submitted via Safe Assign on Blackboard. Additional information about the
papers will be forthcoming, but please note that you will be provided a question
prompt and pool of sources upon which you will base your first paper (no
outside sources will be allowed) in addition to your weekly readings. Your second
paper will require you to visit a local historical archive and select a topic and
document(s) upon which to write your paper. Details will be available on
Blackboard and in your discussion sections before each due date (please see
the course calendar for the specific due dates).

Unit Exams (30%, 3 @ 100 points each for 300 points total)
o There are three examinations in this course. The each unit exam is worth 10%
(100 points) of the final grade. Exams are not cumulative. The first will
evaluate students understanding of course materials from the beginning of the
class up to the date of the exam (the Spanish-American War). The second will
test students knowledge of the material covered after the first midterm exam
through World War II. The third and final exam will consist of material stemming
from 1945 to the end of the course. The exams may consist of matching,
sequencing, fill-in the blank, map and reading identification, and multiple
choice questions. Although these exams are closed-book, students will be
allowed to bring one small note card (no bigger than 3x5) with any
information you may find helpful. Make-ups must be arranged with the
instructor or Teaching Assistant as soon as possible. All make-ups need to be
completed within a week of the exam and will be a different version than one
from the original test date. Students will be required to bring an OpScan answer
sheet (available at various locations across campus) on exam days.

Grade Breakdown: Your grade for the class will be composed of the above
elements, broken down as follows:

Attendance (Large Lecture)

...10% (100 points)
Essay Papers (2 @ 150 points each).
...30% (300 points)
Discussion Section (Including Reading Responses).
..30% (300 points)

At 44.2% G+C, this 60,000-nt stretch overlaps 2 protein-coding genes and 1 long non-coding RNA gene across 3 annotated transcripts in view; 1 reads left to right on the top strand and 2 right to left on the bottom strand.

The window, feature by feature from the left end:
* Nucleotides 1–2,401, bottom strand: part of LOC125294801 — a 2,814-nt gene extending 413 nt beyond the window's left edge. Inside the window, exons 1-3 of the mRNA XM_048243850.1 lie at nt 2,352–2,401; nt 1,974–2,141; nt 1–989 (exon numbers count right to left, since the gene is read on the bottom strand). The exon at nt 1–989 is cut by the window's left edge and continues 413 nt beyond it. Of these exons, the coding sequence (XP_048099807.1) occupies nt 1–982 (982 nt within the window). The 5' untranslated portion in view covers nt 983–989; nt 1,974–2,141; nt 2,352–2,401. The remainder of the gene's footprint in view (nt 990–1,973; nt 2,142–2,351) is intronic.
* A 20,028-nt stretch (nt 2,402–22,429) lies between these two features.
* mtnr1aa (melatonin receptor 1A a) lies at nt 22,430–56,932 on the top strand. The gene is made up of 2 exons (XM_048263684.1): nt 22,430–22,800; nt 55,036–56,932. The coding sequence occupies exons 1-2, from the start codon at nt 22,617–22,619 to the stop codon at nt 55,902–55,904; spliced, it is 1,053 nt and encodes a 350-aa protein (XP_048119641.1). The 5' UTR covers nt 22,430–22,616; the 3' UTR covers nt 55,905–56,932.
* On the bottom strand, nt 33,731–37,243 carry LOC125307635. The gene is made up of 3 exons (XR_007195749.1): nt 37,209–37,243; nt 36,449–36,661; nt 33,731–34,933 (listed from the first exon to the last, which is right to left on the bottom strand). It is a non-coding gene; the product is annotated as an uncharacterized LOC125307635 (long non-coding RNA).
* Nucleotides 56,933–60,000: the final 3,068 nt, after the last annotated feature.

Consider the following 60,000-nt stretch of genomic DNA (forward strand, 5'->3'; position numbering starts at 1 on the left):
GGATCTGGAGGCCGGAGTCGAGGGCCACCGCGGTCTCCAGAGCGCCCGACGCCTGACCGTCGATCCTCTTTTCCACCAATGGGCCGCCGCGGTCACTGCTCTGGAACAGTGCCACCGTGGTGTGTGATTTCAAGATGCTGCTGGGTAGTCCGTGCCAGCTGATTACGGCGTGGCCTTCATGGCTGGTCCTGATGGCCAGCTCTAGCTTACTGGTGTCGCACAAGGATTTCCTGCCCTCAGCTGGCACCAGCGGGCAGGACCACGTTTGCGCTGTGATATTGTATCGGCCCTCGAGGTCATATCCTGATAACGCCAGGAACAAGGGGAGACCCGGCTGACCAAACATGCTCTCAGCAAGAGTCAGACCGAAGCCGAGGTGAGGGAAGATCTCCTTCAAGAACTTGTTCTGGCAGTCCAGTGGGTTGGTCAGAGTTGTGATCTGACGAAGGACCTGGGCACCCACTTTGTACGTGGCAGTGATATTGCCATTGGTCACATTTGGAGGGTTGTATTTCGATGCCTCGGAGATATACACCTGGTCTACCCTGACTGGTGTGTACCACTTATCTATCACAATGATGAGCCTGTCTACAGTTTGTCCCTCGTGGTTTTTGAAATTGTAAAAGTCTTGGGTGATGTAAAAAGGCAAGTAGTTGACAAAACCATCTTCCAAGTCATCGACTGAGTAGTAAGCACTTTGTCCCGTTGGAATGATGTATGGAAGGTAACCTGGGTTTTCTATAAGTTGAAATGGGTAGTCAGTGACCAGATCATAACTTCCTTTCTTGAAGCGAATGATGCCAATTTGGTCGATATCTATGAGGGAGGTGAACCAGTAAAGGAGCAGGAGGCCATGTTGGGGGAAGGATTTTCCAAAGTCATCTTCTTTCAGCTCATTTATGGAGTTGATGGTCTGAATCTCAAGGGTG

Unit Exams (3 @ 100 points each)..
..30% (300 points)

Your final grades for all work and participation will be determined based on the
following rubric:
o A = (900-1000 points) Mastery of reading and class material; factual accuracy;
thoughtful, historical argumentation demonstrating ability to synthesize and/or
some originality of thought; utmost attendance, participation, and day-to-day
engagement and communication
o B = (800-899 points) Good to excellent command of most reading and class
material; accuracy; good level of historical argumentation; reasonable
attendance, participation, and engagement


o C =(700-799 points) Good command of class material; accuracy; ability to

articulate a historical point of view, even if it is not compelling or is poorly
reasoned, variable attendance, participation, and engagement
o D = (600-699 points) Poor command of required assignments; errors; ahistorical
or narrow reasoning, lacking proper attendance, participation, and engagement
o F = (0-599 points) Absence of proper attendance, participation, engagement or
attention necessary to obtain and fulfill course objectives and pass the course

Extra Credit
Extra credit may be available at various points throughout the semester, but is not
guaranteed. Any opportunities may be announced either in class or on Blackboard.

Please note: To pass this class, all assignments must be turned in. Failure to turn
in any assignment listed above by the end of the semester will result in a failing
grade on that assignment. All assignments are due on the date listed in the Course
Schedule below. Late assignments may be accepted only with the advance
approval of the instructors and will be assessed a penalty of 5 points for the first
late day and 10 points per additional business day for up to one (1) week; after that,
no work will be accepted without prior approval from the instructor. If you have a
problem with a due date because of a specific emergency, please notify me in
advance or plan to turn it in early. I can be very understanding and flexible with
you, but only if you come to talk to me in advance.

Available resources included in your tuition at no additional cost:

The Center for Writers

As a teaching service, the Center for Writers provide free, one-on-one writing
consultations for members of the NDSU community who seek to improve their
writing skills. For assistance with long personal documents (such as novels), we can